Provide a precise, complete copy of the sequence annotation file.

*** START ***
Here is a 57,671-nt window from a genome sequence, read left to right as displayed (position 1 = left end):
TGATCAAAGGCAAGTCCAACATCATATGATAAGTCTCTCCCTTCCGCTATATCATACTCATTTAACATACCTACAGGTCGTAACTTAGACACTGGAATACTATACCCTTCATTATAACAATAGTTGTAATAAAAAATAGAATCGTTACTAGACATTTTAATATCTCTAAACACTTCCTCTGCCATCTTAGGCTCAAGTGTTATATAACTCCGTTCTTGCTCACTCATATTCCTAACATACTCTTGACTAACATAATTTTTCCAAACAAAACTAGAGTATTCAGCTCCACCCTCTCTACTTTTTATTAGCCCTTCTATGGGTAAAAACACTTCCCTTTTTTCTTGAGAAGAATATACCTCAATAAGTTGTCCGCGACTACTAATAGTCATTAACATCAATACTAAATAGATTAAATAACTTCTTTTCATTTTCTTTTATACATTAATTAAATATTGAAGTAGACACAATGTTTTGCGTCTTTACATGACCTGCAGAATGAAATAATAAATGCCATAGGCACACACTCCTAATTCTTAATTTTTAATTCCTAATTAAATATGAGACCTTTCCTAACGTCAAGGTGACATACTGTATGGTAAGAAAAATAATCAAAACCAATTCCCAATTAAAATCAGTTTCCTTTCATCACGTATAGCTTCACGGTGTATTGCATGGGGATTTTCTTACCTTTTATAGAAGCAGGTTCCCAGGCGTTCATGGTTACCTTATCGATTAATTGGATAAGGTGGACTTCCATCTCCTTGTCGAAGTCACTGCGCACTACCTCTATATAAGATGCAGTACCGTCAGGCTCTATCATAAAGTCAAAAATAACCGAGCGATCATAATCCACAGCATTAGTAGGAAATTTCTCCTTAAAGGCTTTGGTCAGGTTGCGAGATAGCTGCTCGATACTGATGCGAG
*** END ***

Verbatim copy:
Here is a 57,671-nt window from a genome sequence, read left to right as displayed (position 1 = left end):
TGATCAAAGGCAAGTCCAACATCATATGATAAGTCTCTCCCTTCCGCTATATCATACTCATTTAACATACCTACAGGTCGTAACTTAGACACTGGAATACTATACCCTTCATTATAACAATAGTTGTAATAAAAAATAGAATCGTTACTAGACATTTTAATATCTCTAAACACTTCCTCTGCCATCTTAGGCTCAAGTGTTATATAACTCCGTTCTTGCTCACTCATATTCCTAACATACTCTTGACTAACATAATTTTTCCAAACAAAACTAGAGTATTCAGCTCCACCCTCTCTACTTTTTATTAGCCCTTCTATGGGTAAAAACACTTCCCTTTTTTCTTGAGAAGAATATACCTCAATAAGTTGTCCGCGACTACTAATAGTCATTAACATCAATACTAAATAGATTAAATAACTTCTTTTCATTTTCTTTTATACATTAATTAAATATTGAAGTAGACACAATGTTTTGCGTCTTTACATGACCTGCAGAATGAAATAATAAATGCCATAGGCACACACTCCTAATTCTTAATTTTTAATTCCTAATTAAATATGAGACCTTTCCTAACGTCAAGGTGACATACTGTATGGTAAGAAAAATAATCAAAACCAATTCCCAATTAAAATCAGTTTCCTTTCATCACGTATAGCTTCACGGTGTATTGCATGGGGATTTTCTTACCTTTTATAGAAGCAGGTTCCCAGGCGTTCATGGTTACCTTATCGATTAATTGGATAAGGTGGACTTCCATCTCCTTGTCGAAGTCACTGCGCACTACCTCTATATAAGATGCAGTACCGTCAGGCTCTATCATAAAGTCAAAAATAACCGAGCGATCATAATCCACAGCATTAGTAGGAAATTTCTCCTTAAAGGCTTTGGTCAGGTTGCGAGATAGCTGCTCGATACTGATGCGAG